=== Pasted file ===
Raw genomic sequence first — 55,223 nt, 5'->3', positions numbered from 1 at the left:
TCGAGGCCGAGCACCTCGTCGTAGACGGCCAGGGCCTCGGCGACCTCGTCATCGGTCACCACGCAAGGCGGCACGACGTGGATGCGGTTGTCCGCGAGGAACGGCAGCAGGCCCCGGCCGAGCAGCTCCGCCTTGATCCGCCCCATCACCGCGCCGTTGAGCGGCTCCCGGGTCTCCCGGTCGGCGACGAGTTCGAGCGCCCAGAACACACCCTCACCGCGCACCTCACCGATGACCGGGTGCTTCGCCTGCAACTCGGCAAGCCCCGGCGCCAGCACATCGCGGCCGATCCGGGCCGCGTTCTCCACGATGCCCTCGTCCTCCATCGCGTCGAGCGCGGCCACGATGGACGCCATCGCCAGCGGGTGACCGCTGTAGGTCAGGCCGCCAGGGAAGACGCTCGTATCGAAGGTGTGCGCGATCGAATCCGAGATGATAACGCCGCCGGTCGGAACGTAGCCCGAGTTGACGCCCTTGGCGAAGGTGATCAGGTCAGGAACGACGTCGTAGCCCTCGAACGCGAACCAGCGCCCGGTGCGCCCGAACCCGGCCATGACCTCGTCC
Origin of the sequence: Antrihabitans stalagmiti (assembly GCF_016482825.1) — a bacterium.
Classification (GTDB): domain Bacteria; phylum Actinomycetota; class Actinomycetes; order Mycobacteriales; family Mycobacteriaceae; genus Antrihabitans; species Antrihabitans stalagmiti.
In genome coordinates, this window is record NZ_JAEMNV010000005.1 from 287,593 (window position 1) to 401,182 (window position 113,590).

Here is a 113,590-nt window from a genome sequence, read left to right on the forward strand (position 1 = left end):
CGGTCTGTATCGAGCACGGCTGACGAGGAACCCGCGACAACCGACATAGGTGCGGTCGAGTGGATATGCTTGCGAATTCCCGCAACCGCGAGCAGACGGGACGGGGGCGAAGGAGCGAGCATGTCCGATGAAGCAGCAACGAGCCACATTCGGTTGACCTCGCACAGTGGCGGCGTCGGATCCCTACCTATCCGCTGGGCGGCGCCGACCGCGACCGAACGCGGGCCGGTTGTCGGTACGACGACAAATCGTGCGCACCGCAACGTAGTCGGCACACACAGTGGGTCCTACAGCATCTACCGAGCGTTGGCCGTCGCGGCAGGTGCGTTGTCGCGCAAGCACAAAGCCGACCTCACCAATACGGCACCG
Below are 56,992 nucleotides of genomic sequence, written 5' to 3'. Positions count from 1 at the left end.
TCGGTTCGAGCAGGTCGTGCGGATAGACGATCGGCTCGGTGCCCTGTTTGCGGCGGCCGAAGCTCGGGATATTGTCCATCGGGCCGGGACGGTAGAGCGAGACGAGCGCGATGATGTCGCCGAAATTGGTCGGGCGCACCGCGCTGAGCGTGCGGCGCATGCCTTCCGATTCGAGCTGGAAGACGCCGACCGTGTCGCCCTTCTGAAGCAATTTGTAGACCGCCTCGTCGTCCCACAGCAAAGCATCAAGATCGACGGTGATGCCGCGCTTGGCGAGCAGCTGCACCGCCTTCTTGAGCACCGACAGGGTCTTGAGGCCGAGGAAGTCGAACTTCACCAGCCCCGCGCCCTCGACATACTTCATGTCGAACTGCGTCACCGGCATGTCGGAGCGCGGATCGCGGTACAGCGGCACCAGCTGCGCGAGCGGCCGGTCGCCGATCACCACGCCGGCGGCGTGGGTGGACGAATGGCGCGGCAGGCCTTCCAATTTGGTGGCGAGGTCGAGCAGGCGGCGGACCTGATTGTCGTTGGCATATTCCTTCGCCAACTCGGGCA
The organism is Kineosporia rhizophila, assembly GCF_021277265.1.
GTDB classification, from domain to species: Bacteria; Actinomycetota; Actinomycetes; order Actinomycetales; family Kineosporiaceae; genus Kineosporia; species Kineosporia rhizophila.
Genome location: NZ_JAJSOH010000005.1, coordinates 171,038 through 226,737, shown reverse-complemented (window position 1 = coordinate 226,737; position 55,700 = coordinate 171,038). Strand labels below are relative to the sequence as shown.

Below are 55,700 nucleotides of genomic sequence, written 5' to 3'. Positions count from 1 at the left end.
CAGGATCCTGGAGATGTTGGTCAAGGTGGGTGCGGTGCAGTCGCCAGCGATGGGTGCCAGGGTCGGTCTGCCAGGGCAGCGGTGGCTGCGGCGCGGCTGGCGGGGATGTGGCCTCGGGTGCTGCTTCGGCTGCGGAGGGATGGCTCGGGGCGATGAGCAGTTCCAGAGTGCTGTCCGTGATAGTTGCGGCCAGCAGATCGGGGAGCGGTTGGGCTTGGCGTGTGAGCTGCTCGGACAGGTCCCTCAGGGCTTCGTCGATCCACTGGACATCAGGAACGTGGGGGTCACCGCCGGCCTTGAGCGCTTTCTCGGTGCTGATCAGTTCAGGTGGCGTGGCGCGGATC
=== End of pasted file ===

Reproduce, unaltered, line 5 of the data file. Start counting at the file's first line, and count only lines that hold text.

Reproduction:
In genome coordinates, this window is record NZ_JAEMNV010000005.1 from 287,593 (window position 1) to 401,182 (window position 113,590).